Dr. Edward J. Boling, former president of The University of Tennessee, had a vision to create an institute that would take university expertise to governments and industries across the state of Tennessee, much like the UT Institute of Agriculture assisted farmers. His idea was to bring technical assistance, applied research, consulting services, information and training to Tennesseans. As a result of his vision and recommendation, the UT Board of Trustees formed The Institute for Public Service at a special called meeting on Aug. 18, 1971. Hear him discuss his vision. Boling was the budget director for the state of Tennessee and had worked with the university, therefore he knew how university expertise could be used around the state. Hear him talk about it.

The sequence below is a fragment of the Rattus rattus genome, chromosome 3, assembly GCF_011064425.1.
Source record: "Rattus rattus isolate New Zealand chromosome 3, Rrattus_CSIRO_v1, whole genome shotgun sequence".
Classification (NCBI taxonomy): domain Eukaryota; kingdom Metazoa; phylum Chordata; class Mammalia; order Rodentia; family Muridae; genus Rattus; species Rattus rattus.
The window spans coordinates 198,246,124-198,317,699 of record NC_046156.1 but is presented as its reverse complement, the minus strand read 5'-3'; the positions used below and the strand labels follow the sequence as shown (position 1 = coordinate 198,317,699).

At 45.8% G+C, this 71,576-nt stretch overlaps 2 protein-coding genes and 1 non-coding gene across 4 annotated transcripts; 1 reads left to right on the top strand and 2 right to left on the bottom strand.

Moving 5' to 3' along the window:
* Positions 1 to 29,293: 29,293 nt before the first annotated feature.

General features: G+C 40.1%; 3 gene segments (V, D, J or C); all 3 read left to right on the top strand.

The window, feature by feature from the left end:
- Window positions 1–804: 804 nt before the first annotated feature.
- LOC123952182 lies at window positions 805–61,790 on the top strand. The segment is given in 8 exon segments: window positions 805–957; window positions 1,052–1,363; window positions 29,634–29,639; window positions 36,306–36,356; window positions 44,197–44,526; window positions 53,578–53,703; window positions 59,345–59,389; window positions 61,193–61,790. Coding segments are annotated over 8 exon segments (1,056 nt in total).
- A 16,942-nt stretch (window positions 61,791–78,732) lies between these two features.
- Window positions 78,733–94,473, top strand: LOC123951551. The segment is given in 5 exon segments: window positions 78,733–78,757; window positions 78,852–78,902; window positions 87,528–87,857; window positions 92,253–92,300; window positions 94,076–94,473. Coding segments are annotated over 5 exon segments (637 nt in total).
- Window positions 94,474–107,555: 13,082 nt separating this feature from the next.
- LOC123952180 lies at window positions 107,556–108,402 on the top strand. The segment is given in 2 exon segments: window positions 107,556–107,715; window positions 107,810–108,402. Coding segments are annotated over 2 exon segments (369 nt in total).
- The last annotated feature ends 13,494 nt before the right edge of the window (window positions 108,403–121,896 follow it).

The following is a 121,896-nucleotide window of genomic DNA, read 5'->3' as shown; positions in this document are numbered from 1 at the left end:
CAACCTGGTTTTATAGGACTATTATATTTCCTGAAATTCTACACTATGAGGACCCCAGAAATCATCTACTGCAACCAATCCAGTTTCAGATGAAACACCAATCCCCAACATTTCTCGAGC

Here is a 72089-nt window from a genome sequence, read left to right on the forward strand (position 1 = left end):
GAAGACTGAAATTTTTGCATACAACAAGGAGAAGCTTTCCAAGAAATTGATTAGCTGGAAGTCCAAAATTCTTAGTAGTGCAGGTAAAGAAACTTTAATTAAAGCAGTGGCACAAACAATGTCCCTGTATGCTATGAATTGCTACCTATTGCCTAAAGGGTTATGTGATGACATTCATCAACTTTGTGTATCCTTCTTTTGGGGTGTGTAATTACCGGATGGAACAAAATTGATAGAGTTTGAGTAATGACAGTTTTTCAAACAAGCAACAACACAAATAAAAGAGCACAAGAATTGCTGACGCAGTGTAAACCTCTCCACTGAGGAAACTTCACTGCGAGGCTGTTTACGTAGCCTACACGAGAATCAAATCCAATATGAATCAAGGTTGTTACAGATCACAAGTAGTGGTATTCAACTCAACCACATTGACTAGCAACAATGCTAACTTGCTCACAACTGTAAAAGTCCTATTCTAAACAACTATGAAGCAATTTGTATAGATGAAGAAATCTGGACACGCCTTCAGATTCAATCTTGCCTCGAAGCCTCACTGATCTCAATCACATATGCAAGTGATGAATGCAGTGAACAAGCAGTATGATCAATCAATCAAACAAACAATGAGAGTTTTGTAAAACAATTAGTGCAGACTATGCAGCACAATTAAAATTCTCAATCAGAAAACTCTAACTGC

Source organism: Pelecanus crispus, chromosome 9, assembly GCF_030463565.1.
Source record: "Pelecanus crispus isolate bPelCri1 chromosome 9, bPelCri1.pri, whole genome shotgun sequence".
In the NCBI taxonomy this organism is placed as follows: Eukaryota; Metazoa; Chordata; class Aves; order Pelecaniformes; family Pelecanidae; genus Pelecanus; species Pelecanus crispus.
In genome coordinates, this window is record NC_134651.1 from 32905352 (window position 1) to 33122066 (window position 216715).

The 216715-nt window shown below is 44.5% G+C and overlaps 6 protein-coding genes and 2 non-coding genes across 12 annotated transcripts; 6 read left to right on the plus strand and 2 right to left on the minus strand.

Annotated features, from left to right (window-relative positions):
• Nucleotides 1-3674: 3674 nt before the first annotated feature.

Boling’s recommendation said IPS “would encompass all of the functions of its component organizations and would provide: 1) a system-wide focal point for urban and public service; 2) a means to coordinate the various system-level public service activities; and 3) an organizational base for communication and program development that relates to both outside service clientele of the university and the campuses of the university system.”
The UT Board of Trustees accepted a recommendation by Boling in August 1971 to create the Institute for Public Service. IPS became the umbrella organization for the Municipal Technical Advisory Service (MTAS), which had helped Tennessee cities since its creation in 1949.
In 1974, the Tennessee General Assembly amended Section 67-3047 of Tennessee Code Annotated to change the words “division of university extension” to the words “institute for public service.” The Act to amend the section took effect July 1, 1974.
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